When visiting my friend Julia in South Korea, bibambap became one of my favorite foods. Maybe it was because it was relatively easy to say; maybe it was because it was easy to recognize in a list of pictures. Most likely, it was its comforting flavors of rice, vegetables, and sesame, topped by a sunny egg. Dol sot bibimbap was served in a hot stone bowl, so the rice sizzled and turned crispy. The best part about it was the chili sauce that you pour on and mix in.
As soon as I returned to the states, I set out to duplicate the dish. Living in North Carolina at the time, it was difficult to find well-stocked asian grocery stores. Luckily, the one I found was owned by Koreans. They had the kochujang, which forms the basis of the chili sauce.
The types of vegetables in the dish are not set in stone; usually I throw in whatever I have in the fridge. Sometimes kimchi is tossed in. It is usually served without meat, but adding a protein is fine. Bulgogi, a grilled beef, is a popular choice to add to bibambap. I used turkey bacon this time, but only because I thought we had tofu in the fridge, and discovered we didn’t.
1 c sticky rice, cooked
9 slices turkey bacon (optional)
2 c fresh spinach
12 shitake mushrooms, stems removed and sliced
2/3 c matchstick carrots
6 oz fresh bean sprouts
1 Tbs sugar
1 1/2 Tbs sesame oil
4 Tbs kochujang (Korean chili paste)
2 Tbs rice vinegar
2 green onions, thinly sliced
Toasted seaweed (nori), thinly sliced (optional)
Line bacon in a large pan and fry until crispy. Remove from heat and slice into strips. While the bacon is frying, bring a medium saucepan full of water to a boil. Blanch spinach in boiling water for 30 seconds. Remove and let drain on some paper towels. Blanch the shitake mushrooms the same way and let drain. Pat both dry with more paper towels.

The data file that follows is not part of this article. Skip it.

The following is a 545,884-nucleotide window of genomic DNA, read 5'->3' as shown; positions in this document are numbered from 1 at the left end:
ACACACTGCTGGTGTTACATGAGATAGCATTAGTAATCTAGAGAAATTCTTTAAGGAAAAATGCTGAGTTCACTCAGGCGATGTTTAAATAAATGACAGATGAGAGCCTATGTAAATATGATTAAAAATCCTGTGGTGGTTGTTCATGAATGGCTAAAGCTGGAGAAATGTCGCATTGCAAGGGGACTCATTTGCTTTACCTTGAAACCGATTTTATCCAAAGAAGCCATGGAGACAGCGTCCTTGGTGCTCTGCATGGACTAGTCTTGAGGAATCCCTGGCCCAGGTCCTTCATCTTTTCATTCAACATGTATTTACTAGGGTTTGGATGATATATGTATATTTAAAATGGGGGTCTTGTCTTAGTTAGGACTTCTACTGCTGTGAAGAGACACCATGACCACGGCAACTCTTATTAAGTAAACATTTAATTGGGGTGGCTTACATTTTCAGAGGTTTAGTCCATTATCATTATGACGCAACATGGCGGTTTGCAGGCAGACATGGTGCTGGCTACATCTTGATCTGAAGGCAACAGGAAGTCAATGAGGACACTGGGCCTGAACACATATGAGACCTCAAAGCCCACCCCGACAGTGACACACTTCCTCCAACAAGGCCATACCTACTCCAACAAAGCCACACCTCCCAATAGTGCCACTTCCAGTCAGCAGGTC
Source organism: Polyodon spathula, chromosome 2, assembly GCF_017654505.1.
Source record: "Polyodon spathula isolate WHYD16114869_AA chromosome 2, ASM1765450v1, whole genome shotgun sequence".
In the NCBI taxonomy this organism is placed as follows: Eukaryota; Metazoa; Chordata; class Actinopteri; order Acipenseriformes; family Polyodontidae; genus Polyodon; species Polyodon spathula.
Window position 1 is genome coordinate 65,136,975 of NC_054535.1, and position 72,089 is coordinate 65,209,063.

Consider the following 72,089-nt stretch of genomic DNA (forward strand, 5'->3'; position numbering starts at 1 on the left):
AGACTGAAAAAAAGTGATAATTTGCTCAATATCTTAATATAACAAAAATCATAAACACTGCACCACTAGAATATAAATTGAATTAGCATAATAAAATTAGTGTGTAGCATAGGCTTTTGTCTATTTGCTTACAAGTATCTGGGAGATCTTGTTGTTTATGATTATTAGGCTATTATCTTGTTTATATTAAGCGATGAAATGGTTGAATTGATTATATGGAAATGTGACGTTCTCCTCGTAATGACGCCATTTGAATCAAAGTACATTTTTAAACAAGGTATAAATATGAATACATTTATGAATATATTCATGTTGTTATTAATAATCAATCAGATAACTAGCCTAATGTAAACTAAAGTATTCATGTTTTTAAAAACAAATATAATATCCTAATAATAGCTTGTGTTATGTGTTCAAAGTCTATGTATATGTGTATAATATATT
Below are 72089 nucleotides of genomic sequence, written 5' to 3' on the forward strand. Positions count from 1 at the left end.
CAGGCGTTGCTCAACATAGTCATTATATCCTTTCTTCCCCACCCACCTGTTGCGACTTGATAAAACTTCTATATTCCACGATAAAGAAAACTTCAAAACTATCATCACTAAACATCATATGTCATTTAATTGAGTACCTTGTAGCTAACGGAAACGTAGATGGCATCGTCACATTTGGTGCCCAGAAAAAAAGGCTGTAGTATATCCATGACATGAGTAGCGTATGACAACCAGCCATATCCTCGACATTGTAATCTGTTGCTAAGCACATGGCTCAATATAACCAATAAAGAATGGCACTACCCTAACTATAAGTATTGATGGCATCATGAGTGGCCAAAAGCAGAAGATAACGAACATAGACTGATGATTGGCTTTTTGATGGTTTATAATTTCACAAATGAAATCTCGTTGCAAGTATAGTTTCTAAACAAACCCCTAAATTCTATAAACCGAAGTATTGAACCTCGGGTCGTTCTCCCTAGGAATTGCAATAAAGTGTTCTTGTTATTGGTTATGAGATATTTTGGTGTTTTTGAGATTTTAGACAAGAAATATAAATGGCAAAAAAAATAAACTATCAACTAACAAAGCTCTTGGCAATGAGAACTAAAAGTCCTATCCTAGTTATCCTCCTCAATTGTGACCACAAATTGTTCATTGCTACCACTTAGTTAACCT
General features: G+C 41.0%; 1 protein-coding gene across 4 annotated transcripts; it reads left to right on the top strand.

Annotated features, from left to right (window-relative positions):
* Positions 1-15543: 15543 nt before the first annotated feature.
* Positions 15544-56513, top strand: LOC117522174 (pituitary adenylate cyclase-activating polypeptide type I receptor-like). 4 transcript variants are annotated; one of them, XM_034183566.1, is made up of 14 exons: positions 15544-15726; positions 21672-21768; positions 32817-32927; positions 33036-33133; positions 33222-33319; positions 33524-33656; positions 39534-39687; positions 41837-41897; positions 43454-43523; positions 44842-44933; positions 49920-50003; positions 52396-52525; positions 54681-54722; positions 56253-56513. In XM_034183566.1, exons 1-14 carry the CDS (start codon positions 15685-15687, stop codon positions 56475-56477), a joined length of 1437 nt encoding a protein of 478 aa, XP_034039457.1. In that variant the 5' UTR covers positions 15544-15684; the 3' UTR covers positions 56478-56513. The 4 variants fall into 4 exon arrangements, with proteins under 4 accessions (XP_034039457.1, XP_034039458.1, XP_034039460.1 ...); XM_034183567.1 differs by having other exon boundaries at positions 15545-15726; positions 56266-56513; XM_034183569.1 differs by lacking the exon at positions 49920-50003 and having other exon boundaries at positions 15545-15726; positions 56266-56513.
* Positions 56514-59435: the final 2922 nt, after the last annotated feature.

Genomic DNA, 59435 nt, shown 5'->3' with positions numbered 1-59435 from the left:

In a small bowl, stir together the kochujang and rice vinegar to form a paste. Set aside.
Divide the rice into four bowls. Sprinkle the sugar and drizzle the sesame oil over the rice. Arrange the spinach, mushrooms, bean sprouts, carrots, and bacon in sections over the rice. Sprinkle with sesame seeds. Fry eggs to desired doneness and place one in each bowl. Top with green onions.
To serve, sprinkle seaweed over the food. Pour in some chili sauce and mix up, making sure to break up the egg. Koreans eat this dish with a spoon.
I am a home cook, musician, and wannabe photographer. Kokocooks documents my adventures in the kitchen – developing recipes using fresh, seasonal ingredients, concocting fun desserts, and encouraging a love of cooking in my young son.